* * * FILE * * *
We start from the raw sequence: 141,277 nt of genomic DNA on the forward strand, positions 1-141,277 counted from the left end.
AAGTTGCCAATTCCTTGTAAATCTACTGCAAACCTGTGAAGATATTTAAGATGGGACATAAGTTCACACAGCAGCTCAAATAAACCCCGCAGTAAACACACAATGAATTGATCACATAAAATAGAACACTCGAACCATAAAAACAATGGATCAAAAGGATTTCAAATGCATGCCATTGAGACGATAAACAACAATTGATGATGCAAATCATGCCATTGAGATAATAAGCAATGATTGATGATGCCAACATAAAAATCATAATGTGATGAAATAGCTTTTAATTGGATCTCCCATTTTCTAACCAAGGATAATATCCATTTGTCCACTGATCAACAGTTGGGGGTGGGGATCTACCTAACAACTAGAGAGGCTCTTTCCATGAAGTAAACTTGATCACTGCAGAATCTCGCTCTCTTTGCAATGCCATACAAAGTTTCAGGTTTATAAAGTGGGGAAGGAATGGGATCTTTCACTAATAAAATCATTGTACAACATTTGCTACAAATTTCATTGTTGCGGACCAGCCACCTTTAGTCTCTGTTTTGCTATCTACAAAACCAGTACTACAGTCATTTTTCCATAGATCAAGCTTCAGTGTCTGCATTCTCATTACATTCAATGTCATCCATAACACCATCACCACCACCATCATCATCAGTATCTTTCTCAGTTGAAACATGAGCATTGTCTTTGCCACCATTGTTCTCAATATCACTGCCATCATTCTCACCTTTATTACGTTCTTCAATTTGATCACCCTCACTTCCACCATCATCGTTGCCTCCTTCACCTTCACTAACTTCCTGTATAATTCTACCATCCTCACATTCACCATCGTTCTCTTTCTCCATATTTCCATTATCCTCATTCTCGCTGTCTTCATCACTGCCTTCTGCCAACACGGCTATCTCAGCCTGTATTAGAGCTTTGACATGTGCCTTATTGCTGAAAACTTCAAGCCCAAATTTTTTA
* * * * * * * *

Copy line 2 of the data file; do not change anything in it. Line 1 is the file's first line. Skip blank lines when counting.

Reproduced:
AAGTTGCCAATTCCTTGTAAATCTACTGCAAACCTGTGAAGATATTTAAGATGGGACATAAGTTCACACAGCAGCTCAAATAAACCCCGCAGTAAACACACAATGAATTGATCACATAAAATAGAACACTCGAACCATAAAAACAATGGATCAAAAGGATTTCAAATGCATGCCATTGAGACGATAAACAACAATTGATGATGCAAATCATGCCATTGAGATAATAAGCAATGATTGATGATGCCAACATAAAAATCATAATGTGATGAAATAGCTTTTAATTGGATCTCCCATTTTCTAACCAAGGATAATATCCATTTGTCCACTGATCAACAGTTGGGGGTGGGGATCTACCTAACAACTAGAGAGGCTCTTTCCATGAAGTAAACTTGATCACTGCAGAATCTCGCTCTCTTTGCAATGCCATACAAAGTTTCAGGTTTATAAAGTGGGGAAGGAATGGGATCTTTCACTAATAAAATCATTGTACAACATTTGCTACAAATTTCATTGTTGCGGACCAGCCACCTTTAGTCTCTGTTTTGCTATCTACAAAACCAGTACTACAGTCATTTTTCCATAGATCAAGCTTCAGTGTCTGCATTCTCATTACATTCAATGTCATCCATAACACCATCACCACCACCATCATCATCAGTATCTTTCTCAGTTGAAACATGAGCATTGTCTTTGCCACCATTGTTCTCAATATCACTGCCATCATTCTCACCTTTATTACGTTCTTCAATTTGATCACCCTCACTTCCACCATCATCGTTGCCTCCTTCACCTTCACTAACTTCCTGTATAATTCTACCATCCTCACATTCACCATCGTTCTCTTTCTCCATATTTCCATTATCCTCATTCTCGCTGTCTTCATCACTGCCTTCTGCCAACACGGCTATCTCAGCCTGTATTAGAGCTTTGACATGTGCCTTATTGCTGAAAACTTCAAGCCCAAATTTTTTA